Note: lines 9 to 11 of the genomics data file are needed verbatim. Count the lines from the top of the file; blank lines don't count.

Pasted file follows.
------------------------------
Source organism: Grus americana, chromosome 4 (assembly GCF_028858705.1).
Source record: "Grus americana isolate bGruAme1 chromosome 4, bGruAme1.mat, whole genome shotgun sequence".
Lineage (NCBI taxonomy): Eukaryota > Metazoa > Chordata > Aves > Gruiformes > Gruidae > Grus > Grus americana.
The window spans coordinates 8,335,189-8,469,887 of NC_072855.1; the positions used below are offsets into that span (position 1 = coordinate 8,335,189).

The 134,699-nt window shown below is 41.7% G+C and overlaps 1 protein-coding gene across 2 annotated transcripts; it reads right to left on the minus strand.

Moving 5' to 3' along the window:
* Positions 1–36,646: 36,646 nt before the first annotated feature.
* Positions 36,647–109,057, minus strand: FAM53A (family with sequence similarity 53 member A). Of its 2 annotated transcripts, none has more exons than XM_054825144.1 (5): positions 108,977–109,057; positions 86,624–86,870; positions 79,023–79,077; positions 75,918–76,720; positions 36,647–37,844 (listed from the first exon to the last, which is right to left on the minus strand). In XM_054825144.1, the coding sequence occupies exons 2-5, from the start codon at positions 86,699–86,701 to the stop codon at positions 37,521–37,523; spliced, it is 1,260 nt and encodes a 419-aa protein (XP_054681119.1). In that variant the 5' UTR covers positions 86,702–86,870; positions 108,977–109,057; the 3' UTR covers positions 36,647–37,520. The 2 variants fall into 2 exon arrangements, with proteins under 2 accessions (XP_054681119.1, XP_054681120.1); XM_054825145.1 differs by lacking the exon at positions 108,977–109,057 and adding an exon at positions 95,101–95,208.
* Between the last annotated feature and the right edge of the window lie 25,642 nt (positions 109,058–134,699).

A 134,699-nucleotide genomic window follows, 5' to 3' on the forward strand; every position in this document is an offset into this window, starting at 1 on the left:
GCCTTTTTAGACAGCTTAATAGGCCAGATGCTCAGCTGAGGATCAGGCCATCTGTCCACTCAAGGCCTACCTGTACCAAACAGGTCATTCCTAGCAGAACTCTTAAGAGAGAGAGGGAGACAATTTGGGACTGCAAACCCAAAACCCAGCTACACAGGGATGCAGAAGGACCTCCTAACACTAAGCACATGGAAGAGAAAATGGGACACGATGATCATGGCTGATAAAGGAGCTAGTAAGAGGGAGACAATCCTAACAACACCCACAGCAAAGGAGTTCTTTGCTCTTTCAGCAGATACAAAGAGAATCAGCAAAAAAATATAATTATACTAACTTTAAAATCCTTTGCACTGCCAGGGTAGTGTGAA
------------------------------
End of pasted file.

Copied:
* Between the last annotated feature and the right edge of the window lie 25,642 nt (positions 109,058–134,699).

A 134,699-nucleotide genomic window follows, 5' to 3' on the forward strand; every position in this document is an offset into this window, starting at 1 on the left:
GCCTTTTTAGACAGCTTAATAGGCCAGATGCTCAGCTGAGGATCAGGCCATCTGTCCACTCAAGGCCTACCTGTACCAAACAGGTCATTCCTAGCAGAACTCTTAAGAGAGAGAGGGAGACAATTTGGGACTGCAAACCCAAAACCCAGCTACACAGGGATGCAGAAGGACCTCCTAACACTAAGCACATGGAAGAGAAAATGGGACACGATGATCATGGCTGATAAAGGAGCTAGTAAGAGGGAGACAATCCTAACAACACCCACAGCAAAGGAGTTCTTTGCTCTTTCAGCAGATACAAAGAGAATCAGCAAAAAAATATAATTATACTAACTTTAAAATCCTTTGCACTGCCAGGGTAGTGTGAA